Time and Money: A Study of Labor Constraints for Female Cotton Producers in Cote D’Ivoire

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Photo: Olivier Girard for Center for International Forestry Research (CIFOR)

  • The World Bank Africa Gender Innovation Lab combined quantitative data from the 2015 Enquête Niveau de Vie des Ménages (ENV), a nationally representative household survey, and qualitative data gathered by our research team to offer new insights on the drivers of labor barriers to gender equality in cotton production.
  • Four inter-related drivers of this labor constraint for women cotton producers emerged out of this study: low financial liquidity, little control of household labor, lack of flexible work hours and lower returns.
  • Key policy considerations related to labor financing and gender norms were identified to address the key barriers of women’s cotton production and productivity.

Abidjan, May 11, 2017 –– A gap between male and female farmers in agricultural production, both in terms of output and productivity, has been largely documented across Sub-Saharan Africa.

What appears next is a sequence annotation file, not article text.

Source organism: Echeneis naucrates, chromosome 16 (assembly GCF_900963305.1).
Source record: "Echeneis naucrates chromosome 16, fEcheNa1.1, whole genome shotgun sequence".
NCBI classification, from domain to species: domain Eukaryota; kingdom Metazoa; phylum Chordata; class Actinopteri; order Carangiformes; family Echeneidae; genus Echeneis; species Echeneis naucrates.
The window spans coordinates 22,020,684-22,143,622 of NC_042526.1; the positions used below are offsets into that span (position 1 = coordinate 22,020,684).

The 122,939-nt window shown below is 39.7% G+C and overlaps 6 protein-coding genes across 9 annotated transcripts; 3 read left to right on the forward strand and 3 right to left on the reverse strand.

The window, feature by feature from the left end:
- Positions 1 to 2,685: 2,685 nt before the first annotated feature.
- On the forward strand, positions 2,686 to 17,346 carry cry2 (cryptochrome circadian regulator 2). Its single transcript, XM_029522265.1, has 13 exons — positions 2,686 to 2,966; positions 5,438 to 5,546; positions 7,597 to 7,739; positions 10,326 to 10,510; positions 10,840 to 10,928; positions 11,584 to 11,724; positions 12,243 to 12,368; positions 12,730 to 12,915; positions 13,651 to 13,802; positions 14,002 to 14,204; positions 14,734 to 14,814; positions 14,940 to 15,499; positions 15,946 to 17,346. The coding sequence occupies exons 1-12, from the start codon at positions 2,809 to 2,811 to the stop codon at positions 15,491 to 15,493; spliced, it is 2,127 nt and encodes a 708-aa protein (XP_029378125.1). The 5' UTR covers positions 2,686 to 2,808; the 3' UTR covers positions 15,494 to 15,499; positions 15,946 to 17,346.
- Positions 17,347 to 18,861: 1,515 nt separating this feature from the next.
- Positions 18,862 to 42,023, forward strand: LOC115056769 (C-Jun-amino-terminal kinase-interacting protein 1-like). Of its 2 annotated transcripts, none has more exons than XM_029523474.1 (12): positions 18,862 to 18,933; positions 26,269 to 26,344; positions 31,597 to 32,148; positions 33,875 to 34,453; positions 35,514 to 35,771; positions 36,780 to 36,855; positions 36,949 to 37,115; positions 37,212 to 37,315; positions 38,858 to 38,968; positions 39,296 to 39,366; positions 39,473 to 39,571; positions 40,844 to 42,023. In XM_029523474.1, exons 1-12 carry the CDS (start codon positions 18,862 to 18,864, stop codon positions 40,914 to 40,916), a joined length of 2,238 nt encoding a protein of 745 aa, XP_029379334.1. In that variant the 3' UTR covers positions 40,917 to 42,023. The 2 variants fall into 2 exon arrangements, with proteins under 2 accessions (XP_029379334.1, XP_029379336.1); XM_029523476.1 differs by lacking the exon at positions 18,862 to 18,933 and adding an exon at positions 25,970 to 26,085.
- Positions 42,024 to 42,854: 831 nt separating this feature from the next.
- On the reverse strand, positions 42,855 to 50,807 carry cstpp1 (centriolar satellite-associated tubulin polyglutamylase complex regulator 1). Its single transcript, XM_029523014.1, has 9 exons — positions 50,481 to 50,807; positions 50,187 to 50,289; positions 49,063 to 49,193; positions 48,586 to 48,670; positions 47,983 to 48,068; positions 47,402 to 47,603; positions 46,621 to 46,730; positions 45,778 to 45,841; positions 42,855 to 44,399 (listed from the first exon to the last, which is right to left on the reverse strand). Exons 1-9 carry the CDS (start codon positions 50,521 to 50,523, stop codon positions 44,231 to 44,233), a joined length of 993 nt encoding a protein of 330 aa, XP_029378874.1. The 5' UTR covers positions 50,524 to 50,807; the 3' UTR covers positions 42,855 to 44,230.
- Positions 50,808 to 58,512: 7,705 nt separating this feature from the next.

The Africa Gender Innovation Lab (GIL) has produced a body of evidence that identified constraints women farmers face, determined the size and cost of the gap in agricultural productivity, and offered promising policy options and emerging new ideas to test. One of the key findings from GIL’s Levelling the Field report is that labor presents the main barrier to achieving gender equality in productivity.

In a recent mixed-methods study, we investigate and provide explanations for female farmers’ labor constraints within the cotton sector of Côte d’Ivoire, as part of the Côte d’Ivoire Agriculture Sector Support Project’s efforts to increase female participation in cotton production. We first quantify the gender gap in labor usage, then look at the drivers of this gap and how they constrain women’s cotton production and productivity, and finally offer recommendations for policymakers.